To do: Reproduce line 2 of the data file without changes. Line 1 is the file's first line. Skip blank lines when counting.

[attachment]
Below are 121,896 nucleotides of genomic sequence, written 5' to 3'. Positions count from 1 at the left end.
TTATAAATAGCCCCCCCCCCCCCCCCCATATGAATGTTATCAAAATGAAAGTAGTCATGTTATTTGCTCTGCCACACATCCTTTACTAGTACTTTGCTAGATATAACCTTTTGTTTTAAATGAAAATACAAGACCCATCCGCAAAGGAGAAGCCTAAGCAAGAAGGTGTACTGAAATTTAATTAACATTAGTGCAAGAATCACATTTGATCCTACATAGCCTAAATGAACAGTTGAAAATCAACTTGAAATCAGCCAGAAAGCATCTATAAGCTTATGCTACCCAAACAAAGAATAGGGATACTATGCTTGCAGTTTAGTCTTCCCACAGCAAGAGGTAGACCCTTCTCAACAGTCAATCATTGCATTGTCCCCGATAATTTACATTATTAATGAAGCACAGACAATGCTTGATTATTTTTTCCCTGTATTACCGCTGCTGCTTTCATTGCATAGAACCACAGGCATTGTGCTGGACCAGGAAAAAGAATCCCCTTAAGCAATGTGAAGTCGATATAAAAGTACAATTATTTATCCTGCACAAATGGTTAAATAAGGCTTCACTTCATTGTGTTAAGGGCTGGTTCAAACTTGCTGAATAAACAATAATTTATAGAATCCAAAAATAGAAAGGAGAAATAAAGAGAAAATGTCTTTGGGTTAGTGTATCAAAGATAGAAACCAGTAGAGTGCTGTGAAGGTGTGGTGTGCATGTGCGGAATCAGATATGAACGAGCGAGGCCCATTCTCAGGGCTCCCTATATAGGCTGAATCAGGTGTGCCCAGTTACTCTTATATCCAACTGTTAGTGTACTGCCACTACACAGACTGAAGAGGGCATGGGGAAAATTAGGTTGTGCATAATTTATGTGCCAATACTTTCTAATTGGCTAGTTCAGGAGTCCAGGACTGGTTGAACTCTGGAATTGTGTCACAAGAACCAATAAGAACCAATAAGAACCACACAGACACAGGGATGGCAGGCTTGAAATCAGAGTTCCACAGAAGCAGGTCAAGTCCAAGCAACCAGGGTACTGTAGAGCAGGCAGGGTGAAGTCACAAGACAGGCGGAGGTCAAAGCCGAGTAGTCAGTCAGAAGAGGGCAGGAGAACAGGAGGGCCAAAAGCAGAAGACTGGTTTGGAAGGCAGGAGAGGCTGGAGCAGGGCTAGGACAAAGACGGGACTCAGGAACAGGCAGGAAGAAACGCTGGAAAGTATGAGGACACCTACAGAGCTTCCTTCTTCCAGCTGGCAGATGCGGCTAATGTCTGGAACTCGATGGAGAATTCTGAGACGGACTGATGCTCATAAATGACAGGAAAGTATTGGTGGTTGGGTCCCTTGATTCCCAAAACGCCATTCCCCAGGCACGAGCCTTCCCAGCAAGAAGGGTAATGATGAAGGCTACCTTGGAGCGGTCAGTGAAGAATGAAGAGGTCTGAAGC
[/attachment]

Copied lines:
TTATAAATAGCCCCCCCCCCCCCCCCCATATGAATGTTATCAAAATGAAAGTAGTCATGTTATTTGCTCTGCCACACATCCTTTACTAGTACTTTGCTAGATATAACCTTTTGTTTTAAATGAAAATACAAGACCCATCCGCAAAGGAGAAGCCTAAGCAAGAAGGTGTACTGAAATTTAATTAACATTAGTGCAAGAATCACATTTGATCCTACATAGCCTAAATGAACAGTTGAAAATCAACTTGAAATCAGCCAGAAAGCATCTATAAGCTTATGCTACCCAAACAAAGAATAGGGATACTATGCTTGCAGTTTAGTCTTCCCACAGCAAGAGGTAGACCCTTCTCAACAGTCAATCATTGCATTGTCCCCGATAATTTACATTATTAATGAAGCACAGACAATGCTTGATTATTTTTTCCCTGTATTACCGCTGCTGCTTTCATTGCATAGAACCACAGGCATTGTGCTGGACCAGGAAAAAGAATCCCCTTAAGCAATGTGAAGTCGATATAAAAGTACAATTATTTATCCTGCACAAATGGTTAAATAAGGCTTCACTTCATTGTGTTAAGGGCTGGTTCAAACTTGCTGAATAAACAATAATTTATAGAATCCAAAAATAGAAAGGAGAAATAAAGAGAAAATGTCTTTGGGTTAGTGTATCAAAGATAGAAACCAGTAGAGTGCTGTGAAGGTGTGGTGTGCATGTGCGGAATCAGATATGAACGAGCGAGGCCCATTCTCAGGGCTCCCTATATAGGCTGAATCAGGTGTGCCCAGTTACTCTTATATCCAACTGTTAGTGTACTGCCACTACACAGACTGAAGAGGGCATGGGGAAAATTAGGTTGTGCATAATTTATGTGCCAATACTTTCTAATTGGCTAGTTCAGGAGTCCAGGACTGGTTGAACTCTGGAATTGTGTCACAAGAACCAATAAGAACCAATAAGAACCACACAGACACAGGGATGGCAGGCTTGAAATCAGAGTTCCACAGAAGCAGGTCAAGTCCAAGCAACCAGGGTACTGTAGAGCAGGCAGGGTGAAGTCACAAGACAGGCGGAGGTCAAAGCCGAGTAGTCAGTCAGAAGAGGGCAGGAGAACAGGAGGGCCAAAAGCAGAAGACTGGTTTGGAAGGCAGGAGAGGCTGGAGCAGGGCTAGGACAAAGACGGGACTCAGGAACAGGCAGGAAGAAACGCTGGAAAGTATGAGGACACCTACAGAGCTTCCTTCTTCCAGCTGGCAGATGCGGCTAATGTCTGGAACTCGATGGAGAATTCTGAGACGGACTGATGCTCATAAATGACAGGAAAGTATTGGTGGTTGGGTCCCTTGATTCCCAAAACGCCATTCCCCAGGCACGAGCCTTCCCAGCAAGAAGGGTAATGATGAAGGCTACCTTGGAGCGGTCAGTGAAGAATGAAGAGGTCTGAAGC